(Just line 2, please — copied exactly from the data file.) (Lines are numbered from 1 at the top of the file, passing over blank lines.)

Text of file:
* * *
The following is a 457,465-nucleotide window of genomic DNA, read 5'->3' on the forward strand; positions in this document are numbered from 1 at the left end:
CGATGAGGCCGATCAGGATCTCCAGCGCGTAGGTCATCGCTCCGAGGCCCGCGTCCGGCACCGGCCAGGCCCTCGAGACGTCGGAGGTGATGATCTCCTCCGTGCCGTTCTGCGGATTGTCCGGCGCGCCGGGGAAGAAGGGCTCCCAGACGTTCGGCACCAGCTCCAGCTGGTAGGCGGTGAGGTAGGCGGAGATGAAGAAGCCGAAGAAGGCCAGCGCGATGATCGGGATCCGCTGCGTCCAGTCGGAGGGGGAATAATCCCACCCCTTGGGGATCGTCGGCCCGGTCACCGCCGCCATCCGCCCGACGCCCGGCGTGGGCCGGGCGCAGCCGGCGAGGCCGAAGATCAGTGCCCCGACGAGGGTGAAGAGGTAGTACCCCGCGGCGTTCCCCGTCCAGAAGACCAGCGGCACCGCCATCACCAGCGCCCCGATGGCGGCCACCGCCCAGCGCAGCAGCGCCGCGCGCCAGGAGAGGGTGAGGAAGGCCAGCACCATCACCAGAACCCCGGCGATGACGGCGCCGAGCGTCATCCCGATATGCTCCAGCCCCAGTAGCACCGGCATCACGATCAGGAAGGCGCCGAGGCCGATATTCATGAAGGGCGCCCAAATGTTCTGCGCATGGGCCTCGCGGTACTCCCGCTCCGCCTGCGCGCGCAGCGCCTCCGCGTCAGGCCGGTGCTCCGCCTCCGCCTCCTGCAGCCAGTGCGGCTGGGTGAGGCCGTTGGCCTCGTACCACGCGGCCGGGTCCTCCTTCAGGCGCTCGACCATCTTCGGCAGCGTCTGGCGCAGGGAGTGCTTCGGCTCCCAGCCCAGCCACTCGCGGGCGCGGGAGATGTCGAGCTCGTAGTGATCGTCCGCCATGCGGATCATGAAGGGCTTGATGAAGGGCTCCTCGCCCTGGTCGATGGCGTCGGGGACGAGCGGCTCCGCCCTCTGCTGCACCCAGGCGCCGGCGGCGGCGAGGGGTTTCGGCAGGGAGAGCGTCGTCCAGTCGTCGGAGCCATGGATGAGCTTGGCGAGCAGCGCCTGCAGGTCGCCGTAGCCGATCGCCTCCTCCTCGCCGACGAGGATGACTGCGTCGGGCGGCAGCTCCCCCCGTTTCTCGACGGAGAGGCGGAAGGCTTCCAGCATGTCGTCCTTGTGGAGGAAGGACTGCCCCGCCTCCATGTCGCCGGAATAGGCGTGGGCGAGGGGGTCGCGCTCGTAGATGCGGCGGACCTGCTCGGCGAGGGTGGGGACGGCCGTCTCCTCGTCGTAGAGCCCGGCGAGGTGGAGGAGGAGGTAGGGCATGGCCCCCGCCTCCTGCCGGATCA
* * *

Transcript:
CGATGAGGCCGATCAGGATCTCCAGCGCGTAGGTCATCGCTCCGAGGCCCGCGTCCGGCACCGGCCAGGCCCTCGAGACGTCGGAGGTGATGATCTCCTCCGTGCCGTTCTGCGGATTGTCCGGCGCGCCGGGGAAGAAGGGCTCCCAGACGTTCGGCACCAGCTCCAGCTGGTAGGCGGTGAGGTAGGCGGAGATGAAGAAGCCGAAGAAGGCCAGCGCGATGATCGGGATCCGCTGCGTCCAGTCGGAGGGGGAATAATCCCACCCCTTGGGGATCGTCGGCCCGGTCACCGCCGCCATCCGCCCGACGCCCGGCGTGGGCCGGGCGCAGCCGGCGAGGCCGAAGATCAGTGCCCCGACGAGGGTGAAGAGGTAGTACCCCGCGGCGTTCCCCGTCCAGAAGACCAGCGGCACCGCCATCACCAGCGCCCCGATGGCGGCCACCGCCCAGCGCAGCAGCGCCGCGCGCCAGGAGAGGGTGAGGAAGGCCAGCACCATCACCAGAACCCCGGCGATGACGGCGCCGAGCGTCATCCCGATATGCTCCAGCCCCAGTAGCACCGGCATCACGATCAGGAAGGCGCCGAGGCCGATATTCATGAAGGGCGCCCAAATGTTCTGCGCATGGGCCTCGCGGTACTCCCGCTCCGCCTGCGCGCGCAGCGCCTCCGCGTCAGGCCGGTGCTCCGCCTCCGCCTCCTGCAGCCAGTGCGGCTGGGTGAGGCCGTTGGCCTCGTACCACGCGGCCGGGTCCTCCTTCAGGCGCTCGACCATCTTCGGCAGCGTCTGGCGCAGGGAGTGCTTCGGCTCCCAGCCCAGCCACTCGCGGGCGCGGGAGATGTCGAGCTCGTAGTGATCGTCCGCCATGCGGATCATGAAGGGCTTGATGAAGGGCTCCTCGCCCTGGTCGATGGCGTCGGGGACGAGCGGCTCCGCCCTCTGCTGCACCCAGGCGCCGGCGGCGGCGAGGGGTTTCGGCAGGGAGAGCGTCGTCCAGTCGTCGGAGCCATGGATGAGCTTGGCGAGCAGCGCCTGCAGGTCGCCGTAGCCGATCGCCTCCTCCTCGCCGACGAGGATGACTGCGTCGGGCGGCAGCTCCCCCCGTTTCTCGACGGAGAGGCGGAAGGCTTCCAGCATGTCGTCCTTGTGGAGGAAGGACTGCCCCGCCTCCATGTCGCCGGAATAGGCGTGGGCGAGGGGGTCGCGCTCGTAGATGCGGCGGACCTGCTCGGCGAGGGTGGGGACGGCCGTCTCCTCGTCGTAGAGCCCGGCGAGGTGGAGGAGGAGGTAGGGCATGGCCCCCGCCTCCTGCCGGATCA